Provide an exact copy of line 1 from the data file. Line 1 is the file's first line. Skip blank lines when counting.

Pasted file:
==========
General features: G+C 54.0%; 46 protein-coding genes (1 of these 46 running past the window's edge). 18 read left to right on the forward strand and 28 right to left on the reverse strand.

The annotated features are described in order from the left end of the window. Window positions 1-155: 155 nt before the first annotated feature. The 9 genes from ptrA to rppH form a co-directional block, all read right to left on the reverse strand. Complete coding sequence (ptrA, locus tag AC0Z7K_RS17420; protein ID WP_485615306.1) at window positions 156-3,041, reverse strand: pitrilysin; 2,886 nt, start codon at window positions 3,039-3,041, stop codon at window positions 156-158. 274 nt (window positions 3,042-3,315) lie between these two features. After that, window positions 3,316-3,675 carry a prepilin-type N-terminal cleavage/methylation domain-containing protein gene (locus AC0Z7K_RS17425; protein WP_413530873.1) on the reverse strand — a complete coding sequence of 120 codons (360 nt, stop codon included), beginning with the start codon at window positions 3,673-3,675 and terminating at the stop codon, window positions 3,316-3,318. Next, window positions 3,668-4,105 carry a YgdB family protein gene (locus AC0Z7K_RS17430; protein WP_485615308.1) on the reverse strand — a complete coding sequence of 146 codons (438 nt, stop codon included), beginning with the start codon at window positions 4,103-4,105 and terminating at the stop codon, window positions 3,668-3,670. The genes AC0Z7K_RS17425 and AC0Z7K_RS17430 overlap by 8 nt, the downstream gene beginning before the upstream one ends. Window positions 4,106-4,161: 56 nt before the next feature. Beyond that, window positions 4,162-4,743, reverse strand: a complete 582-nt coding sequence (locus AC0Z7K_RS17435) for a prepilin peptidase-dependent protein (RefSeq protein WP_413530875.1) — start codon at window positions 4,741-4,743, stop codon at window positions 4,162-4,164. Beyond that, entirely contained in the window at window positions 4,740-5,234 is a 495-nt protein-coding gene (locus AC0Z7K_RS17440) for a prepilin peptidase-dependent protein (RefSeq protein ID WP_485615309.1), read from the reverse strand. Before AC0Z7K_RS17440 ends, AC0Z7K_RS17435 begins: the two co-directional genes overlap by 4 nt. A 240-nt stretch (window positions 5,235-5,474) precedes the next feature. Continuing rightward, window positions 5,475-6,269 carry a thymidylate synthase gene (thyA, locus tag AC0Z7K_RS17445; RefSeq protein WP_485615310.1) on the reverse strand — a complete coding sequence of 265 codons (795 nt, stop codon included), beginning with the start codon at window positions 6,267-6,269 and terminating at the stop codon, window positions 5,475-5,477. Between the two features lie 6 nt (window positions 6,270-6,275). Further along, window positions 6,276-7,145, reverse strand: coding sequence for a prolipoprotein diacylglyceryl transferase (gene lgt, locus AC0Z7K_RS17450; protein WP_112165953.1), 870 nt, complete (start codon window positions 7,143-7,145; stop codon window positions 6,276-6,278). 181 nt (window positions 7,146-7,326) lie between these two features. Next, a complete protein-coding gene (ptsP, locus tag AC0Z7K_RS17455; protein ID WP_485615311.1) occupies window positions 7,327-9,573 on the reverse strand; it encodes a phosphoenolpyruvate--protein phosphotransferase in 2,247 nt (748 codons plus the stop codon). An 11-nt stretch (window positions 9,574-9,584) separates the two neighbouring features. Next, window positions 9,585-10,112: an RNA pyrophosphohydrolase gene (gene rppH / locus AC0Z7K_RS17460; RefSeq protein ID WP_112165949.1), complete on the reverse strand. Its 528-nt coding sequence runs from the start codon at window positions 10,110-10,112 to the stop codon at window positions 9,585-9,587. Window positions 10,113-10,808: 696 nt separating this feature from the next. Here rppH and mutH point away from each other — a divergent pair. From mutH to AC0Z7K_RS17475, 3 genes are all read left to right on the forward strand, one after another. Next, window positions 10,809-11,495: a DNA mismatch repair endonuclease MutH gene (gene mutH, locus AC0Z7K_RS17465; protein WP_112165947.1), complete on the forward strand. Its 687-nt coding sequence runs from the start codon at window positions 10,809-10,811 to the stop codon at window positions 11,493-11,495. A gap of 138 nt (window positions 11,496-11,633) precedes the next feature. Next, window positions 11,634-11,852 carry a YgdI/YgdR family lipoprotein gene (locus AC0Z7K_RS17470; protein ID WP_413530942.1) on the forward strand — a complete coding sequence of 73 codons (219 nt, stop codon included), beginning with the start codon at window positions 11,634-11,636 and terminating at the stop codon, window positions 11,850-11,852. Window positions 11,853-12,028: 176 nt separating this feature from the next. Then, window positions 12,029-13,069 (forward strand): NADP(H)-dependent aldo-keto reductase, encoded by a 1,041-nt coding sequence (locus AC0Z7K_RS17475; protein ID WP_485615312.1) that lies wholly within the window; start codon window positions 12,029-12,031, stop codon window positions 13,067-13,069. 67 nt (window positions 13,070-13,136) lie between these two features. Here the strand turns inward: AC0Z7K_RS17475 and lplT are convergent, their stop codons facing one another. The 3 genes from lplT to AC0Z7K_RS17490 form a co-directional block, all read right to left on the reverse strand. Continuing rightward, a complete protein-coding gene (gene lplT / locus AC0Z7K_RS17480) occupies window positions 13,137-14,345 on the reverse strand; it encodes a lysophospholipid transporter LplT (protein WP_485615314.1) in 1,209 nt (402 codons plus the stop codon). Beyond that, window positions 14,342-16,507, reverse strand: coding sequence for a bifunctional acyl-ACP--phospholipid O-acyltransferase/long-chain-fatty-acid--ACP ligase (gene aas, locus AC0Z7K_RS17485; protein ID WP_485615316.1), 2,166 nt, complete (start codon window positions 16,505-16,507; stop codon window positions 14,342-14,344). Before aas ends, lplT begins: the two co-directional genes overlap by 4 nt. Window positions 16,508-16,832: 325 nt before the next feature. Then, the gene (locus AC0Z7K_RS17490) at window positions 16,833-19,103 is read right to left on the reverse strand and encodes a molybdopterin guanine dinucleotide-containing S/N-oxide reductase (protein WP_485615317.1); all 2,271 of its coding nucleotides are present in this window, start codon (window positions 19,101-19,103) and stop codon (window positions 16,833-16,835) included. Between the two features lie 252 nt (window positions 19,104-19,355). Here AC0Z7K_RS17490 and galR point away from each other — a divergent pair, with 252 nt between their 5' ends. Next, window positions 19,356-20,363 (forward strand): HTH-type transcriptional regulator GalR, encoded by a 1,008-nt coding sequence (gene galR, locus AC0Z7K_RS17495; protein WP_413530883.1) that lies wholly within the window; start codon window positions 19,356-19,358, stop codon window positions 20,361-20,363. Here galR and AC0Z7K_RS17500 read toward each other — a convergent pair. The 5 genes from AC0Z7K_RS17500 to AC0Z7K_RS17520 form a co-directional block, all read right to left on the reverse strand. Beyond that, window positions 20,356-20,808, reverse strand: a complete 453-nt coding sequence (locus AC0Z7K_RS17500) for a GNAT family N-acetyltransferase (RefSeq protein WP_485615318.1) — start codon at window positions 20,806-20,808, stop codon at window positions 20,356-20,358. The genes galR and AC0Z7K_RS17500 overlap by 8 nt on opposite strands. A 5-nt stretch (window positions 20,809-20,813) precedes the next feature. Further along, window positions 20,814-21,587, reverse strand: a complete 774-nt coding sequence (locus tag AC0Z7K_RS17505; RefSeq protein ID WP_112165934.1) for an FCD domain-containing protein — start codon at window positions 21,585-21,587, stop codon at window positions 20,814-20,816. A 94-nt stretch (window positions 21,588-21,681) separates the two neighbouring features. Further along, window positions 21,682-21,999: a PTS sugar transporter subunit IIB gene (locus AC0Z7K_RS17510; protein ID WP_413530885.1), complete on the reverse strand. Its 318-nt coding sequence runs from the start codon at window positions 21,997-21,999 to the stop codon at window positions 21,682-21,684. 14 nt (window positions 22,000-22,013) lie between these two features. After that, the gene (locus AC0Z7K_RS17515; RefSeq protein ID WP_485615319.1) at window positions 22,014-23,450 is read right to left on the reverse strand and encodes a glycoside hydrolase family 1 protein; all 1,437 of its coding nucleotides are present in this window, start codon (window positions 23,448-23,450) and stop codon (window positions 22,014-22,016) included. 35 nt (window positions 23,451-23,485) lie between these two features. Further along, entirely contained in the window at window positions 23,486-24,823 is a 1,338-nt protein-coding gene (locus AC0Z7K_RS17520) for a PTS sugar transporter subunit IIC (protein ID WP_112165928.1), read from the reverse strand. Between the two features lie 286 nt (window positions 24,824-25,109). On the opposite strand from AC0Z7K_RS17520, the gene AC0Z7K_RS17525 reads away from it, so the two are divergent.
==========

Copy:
General features: G+C 54.0%; 46 protein-coding genes (1 of these 46 running past the window's edge). 18 read left to right on the forward strand and 28 right to left on the reverse strand.